And even the storyteller needs to be to told a story now and again – to simply listen and be held by another’s narrative.

On Friday I went to see a play of my friend and fellow gardener, Svanur – a two-hander called The Big Deal, followed by a play called The Small Print – a brilliant ‘double-act’ (the two talented actors played different roles in each – a suicidal woman and an ‘angel’; a Council worker and an inquisitive old woman). As great concept often are, it’s very simple – a play in a pub – but I haven’t seen it done so well before. The staging, production and direction was all professional. The show is going to Clifton, Bristol, later this week – the Lansdown Inn, Thurs-Sat. Worth catching!

Saturday was the event of possibly the year – Heaven’s Gate, Stroud’s first festival of storytelling, poetry and music, co-organised by my friend Jay Ramsay and Rick Vick to celebrate William Blake’s birthday. It was a night of a thousand bards (but only one bar – which unfortunately closed before I could get a well-deserved beer … waiting til after my set, which wasn’t until gone eleven! It had been a long-haul – a Bard Day’s Night) I was performing along with a fantastic line-up including Robin and Bina Williamson (they bumped into me while looking for the venue); Phoenix (the supergroup of Stroud – Jay and friends); Kirsten Morrison; Aidan and his lovely pianist companion from Prague; Anthony Nanson, storyteller; William Ayot; Paul Matthews and a host of other poets – plus, most magnificently of all, Irina Kuzminsky, who had come all the way from Melbourne to launch her book, Dancing with Dark Goddesses, published by my press, Awen, with an incredible dance-recital tour-de-force. After the gig, I popped the champagne to wet the baby’s head with Irina and Angela, the designer – a fab team effort, as was the evening in a larger sense, a collective act of art. Everybody shone and the audience were very supportive and appreciative – the Sub Rooms, a large venue, were packed out. A fantastic success!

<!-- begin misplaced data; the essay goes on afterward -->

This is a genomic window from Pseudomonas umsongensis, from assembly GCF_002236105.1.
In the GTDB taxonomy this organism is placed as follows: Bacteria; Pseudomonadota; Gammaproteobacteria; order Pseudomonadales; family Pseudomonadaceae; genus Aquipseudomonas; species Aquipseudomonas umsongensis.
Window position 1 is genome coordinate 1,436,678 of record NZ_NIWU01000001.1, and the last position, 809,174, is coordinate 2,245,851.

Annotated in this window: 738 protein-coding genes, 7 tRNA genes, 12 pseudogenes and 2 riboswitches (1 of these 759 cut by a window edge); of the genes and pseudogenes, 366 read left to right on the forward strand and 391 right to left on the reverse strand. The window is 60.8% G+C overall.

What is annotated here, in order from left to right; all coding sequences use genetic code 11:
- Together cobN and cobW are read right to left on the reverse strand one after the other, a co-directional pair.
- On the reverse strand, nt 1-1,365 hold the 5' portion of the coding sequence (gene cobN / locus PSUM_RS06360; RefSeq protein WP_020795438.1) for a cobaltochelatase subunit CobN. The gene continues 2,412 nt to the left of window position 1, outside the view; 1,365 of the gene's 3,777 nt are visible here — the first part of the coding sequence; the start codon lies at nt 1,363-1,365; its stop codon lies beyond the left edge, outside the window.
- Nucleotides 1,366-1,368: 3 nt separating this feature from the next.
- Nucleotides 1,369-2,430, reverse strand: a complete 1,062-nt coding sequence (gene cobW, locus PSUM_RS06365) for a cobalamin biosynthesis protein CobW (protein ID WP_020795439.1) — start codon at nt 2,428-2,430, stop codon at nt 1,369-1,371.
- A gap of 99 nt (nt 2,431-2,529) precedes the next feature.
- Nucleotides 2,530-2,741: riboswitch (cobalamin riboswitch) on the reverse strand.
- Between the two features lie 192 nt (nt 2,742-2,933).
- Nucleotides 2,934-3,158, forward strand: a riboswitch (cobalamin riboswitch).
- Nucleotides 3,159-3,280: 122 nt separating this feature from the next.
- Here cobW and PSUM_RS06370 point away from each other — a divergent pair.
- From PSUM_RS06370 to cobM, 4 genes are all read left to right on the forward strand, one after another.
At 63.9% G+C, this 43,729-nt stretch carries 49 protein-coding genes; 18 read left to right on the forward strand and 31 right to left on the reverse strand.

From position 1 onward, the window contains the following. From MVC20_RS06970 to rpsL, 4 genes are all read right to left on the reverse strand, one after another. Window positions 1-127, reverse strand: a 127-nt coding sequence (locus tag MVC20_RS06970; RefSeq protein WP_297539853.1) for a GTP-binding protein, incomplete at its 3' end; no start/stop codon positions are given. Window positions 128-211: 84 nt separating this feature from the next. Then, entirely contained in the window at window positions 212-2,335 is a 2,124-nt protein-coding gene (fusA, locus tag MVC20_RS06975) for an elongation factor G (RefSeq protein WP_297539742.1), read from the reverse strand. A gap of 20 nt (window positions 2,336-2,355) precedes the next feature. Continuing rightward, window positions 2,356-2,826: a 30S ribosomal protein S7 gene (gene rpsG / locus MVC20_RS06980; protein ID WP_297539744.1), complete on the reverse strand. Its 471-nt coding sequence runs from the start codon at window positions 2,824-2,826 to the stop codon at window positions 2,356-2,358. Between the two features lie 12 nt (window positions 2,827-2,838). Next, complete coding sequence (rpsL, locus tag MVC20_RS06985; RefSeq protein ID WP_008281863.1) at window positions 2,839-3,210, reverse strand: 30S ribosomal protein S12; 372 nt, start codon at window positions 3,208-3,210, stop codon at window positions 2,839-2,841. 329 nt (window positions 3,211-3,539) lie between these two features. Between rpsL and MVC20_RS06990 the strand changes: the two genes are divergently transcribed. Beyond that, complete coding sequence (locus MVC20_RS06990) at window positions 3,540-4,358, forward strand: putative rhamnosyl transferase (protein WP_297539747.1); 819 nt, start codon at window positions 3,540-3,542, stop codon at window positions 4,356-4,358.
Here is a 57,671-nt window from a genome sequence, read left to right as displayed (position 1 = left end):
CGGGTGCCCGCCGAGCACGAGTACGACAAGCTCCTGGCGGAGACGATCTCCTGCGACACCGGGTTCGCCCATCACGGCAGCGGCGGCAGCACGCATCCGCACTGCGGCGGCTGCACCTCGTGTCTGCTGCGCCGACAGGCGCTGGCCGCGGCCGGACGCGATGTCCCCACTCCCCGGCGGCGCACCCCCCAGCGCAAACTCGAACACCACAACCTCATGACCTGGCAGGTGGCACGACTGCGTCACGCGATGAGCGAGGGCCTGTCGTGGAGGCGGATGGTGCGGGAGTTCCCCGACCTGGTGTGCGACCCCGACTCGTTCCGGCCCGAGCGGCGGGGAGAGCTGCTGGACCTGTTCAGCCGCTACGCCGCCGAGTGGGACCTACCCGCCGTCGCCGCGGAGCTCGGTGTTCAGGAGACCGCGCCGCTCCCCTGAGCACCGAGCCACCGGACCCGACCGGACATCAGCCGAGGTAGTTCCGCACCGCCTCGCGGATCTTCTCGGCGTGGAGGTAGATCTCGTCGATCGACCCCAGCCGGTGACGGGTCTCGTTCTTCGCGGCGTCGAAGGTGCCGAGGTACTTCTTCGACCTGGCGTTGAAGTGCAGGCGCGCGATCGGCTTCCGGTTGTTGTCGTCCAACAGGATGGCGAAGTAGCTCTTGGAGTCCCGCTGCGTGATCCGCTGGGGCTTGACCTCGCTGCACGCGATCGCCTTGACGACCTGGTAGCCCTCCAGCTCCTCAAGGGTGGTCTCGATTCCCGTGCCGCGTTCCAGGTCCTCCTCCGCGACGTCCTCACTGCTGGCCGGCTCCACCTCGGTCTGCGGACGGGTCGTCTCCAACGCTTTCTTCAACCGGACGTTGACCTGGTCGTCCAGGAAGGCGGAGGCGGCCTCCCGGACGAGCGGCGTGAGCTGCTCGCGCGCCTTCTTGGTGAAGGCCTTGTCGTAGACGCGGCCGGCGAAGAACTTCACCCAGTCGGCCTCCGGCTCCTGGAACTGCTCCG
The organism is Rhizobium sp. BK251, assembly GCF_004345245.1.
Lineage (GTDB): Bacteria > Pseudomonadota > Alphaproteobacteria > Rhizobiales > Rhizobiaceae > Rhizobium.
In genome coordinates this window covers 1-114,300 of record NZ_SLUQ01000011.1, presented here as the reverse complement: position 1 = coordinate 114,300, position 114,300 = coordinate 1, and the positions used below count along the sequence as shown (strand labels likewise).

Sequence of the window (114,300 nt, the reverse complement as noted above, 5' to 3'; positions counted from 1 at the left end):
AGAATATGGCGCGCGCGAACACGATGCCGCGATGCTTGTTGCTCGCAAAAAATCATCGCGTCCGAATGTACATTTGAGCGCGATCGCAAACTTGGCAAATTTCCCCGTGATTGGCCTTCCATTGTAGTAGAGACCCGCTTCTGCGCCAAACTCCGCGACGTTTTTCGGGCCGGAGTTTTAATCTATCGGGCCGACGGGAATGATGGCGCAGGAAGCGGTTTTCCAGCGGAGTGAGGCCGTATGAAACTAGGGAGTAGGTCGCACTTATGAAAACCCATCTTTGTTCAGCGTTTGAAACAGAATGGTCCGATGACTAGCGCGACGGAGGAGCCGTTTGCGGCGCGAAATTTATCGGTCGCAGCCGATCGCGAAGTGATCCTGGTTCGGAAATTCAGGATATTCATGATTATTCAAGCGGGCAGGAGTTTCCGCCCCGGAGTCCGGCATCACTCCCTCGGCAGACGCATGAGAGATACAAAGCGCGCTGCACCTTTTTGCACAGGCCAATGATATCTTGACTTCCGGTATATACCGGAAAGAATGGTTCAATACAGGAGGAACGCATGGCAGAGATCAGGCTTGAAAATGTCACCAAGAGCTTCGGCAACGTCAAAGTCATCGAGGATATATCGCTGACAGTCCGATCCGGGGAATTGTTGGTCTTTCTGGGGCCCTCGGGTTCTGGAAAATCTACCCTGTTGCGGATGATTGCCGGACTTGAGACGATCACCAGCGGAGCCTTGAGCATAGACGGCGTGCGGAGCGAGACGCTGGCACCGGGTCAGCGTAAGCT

I performed a story I wrote especially for the event, The Gate, inspired by Blake’s phrase – Heaven’s Gate (reclaiming it from its associations with Michael Cimino’s ‘disasterous’ overbudget flop). I responded to Rob Hopkins challenge in a recent Resurgence:

there are a paucity of stories that articulate what a lower-energy world might sound like, smell like, feel like and look like. What is hard, but important is to be able to articulate a vision of a post-carbon world so enticing that people leap out of bed every morning and put their shoulders to the wheel of making it happen.

This, coupled with Blake’s gate, was my inspiration, and that is what I set out to do with my simple parable, which I kept deliberately ‘light’ (following the notion that we can enter the kingdom of heaven as children – by letting ourselves be ‘held’ by a story, in a state of Keatsian negative capability, or Blakean innocence). The response was very positive. I believe art, at its best, is a gateway (rather than a mere mirror of the world) and get us closer to achieving this goal. We need stories of hope and deep beauty to defeat the gloom, the paralysis of despair, and the denialists.